Japan decided Tuesday to extend its unilateral sanctions on North Korea, including a ban on all trade, by two years to maintain pressure on the country to give up its nuclear and missile programs, and to make progress on the issue of its past abductions of Japanese nationals.
The sanctions extension, approved by the Cabinet of Prime Minister Yoshihide Suga before the measures' expiration on April 13, bans trade and prohibits the docking in Japan of North Korean-registered ships and any vessels that have called at a North Korean port.
North Korea test-fired two ballistic missiles on March 25, the first such provocation in a year, in violation of U.N. Security Council resolutions. Japan, the United States and South Korea have vowed to cooperate toward full implementation of the U.N. sanctions and to make "concerted" efforts toward the North's denuclearization.
Japan has long sought to repatriate its citizens kidnapped by North Korean agents in the 1970s and 1980s, one of the sticking points that have stood in the way of the countries moving toward a normalization of diplomatic ties.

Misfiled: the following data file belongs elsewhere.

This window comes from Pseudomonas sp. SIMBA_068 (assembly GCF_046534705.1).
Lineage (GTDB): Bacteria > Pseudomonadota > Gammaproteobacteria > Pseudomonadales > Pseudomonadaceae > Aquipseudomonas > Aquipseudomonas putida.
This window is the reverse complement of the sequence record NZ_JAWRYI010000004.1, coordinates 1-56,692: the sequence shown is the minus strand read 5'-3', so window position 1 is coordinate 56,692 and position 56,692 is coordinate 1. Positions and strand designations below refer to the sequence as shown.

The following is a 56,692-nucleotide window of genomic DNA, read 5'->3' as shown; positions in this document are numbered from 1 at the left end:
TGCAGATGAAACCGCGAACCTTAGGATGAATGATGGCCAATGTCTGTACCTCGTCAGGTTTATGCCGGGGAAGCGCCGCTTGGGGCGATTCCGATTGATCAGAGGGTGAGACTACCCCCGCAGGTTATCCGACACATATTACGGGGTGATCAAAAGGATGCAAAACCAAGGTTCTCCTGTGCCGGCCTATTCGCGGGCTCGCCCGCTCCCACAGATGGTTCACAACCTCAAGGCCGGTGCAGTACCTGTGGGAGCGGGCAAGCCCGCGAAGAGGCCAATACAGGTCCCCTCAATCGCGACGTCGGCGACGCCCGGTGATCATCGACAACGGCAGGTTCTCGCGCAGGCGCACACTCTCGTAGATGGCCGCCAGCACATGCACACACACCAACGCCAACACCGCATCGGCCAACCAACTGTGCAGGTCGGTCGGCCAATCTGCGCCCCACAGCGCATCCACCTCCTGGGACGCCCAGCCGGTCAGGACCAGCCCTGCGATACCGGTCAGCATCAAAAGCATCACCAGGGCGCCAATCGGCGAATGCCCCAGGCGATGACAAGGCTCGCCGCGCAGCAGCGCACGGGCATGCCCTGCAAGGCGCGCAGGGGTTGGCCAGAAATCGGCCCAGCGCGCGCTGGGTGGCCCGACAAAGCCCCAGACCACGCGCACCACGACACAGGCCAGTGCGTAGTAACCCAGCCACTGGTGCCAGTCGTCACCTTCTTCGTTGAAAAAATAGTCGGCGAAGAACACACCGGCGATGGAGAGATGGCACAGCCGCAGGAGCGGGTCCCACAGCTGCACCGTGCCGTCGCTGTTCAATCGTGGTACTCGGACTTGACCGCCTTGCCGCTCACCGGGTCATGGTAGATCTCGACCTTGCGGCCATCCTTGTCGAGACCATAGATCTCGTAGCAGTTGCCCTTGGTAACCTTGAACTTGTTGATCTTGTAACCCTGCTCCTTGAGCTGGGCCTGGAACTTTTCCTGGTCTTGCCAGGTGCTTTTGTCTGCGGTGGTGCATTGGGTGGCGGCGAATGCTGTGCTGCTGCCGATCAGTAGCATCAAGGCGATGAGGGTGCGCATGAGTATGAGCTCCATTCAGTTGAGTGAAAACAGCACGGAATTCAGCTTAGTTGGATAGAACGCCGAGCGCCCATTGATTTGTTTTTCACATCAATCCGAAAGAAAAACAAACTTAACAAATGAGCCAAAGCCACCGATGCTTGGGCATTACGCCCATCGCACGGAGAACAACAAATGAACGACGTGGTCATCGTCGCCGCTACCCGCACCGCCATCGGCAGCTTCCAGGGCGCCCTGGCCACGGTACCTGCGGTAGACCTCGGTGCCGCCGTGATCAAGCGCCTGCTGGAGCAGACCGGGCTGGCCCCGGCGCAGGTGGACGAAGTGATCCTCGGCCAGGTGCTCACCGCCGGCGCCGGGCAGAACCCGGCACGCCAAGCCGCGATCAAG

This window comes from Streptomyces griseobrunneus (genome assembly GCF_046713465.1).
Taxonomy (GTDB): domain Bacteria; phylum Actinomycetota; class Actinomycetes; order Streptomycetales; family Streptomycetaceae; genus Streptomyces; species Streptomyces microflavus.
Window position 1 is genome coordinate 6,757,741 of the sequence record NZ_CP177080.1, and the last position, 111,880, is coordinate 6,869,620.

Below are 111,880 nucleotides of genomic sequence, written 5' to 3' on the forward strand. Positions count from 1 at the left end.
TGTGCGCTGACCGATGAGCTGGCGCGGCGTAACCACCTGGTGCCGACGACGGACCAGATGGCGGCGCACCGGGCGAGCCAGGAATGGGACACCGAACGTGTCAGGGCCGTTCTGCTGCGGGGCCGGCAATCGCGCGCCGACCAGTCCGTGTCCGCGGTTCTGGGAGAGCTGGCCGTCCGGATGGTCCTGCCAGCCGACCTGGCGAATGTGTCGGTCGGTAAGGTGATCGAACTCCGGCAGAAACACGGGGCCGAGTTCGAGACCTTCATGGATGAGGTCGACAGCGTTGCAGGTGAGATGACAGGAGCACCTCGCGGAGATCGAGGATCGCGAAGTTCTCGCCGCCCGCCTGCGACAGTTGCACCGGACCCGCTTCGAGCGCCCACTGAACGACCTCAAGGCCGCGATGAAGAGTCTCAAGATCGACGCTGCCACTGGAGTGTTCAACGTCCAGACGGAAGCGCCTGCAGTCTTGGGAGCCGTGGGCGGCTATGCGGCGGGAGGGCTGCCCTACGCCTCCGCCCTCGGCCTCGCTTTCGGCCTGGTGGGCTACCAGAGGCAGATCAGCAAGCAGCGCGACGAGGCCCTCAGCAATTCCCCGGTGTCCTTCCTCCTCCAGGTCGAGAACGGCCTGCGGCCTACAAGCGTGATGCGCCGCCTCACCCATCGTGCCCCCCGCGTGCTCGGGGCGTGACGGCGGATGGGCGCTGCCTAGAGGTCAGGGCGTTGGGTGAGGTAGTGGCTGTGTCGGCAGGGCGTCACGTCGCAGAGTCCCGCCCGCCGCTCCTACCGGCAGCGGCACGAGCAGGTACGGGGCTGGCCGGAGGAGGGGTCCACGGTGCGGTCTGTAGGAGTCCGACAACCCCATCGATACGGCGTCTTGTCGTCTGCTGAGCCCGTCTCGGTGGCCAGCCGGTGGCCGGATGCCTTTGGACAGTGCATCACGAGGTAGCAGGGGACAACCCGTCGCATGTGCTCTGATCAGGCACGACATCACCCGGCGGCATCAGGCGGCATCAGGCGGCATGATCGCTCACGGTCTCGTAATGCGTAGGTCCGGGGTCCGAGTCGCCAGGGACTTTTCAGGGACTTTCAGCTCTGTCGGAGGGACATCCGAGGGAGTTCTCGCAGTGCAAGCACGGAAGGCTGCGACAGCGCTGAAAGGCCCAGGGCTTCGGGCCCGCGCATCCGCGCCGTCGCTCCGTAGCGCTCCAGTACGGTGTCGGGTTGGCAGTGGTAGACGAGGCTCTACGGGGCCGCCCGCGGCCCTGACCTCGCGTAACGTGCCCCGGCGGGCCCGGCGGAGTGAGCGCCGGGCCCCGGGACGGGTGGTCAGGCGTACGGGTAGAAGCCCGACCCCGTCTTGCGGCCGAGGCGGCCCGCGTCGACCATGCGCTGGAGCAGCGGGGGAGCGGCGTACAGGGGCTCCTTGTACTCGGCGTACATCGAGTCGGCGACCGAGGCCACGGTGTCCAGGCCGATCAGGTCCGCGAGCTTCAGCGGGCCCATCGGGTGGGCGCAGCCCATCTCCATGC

Suga recently reiterated his willingness to meet with North Korean leader Kim Jong Un in the hope of making a breakthrough on the stalemate, although the prospects of such a meeting remain unclear.
Tokyo implemented sanctions against Pyongyang in 2006, banning imports from North Korea and the arrival of affiliated vessels.
It has since expanded the scope of the punitive measures by adding a prohibition against exports to North Korea in 2009.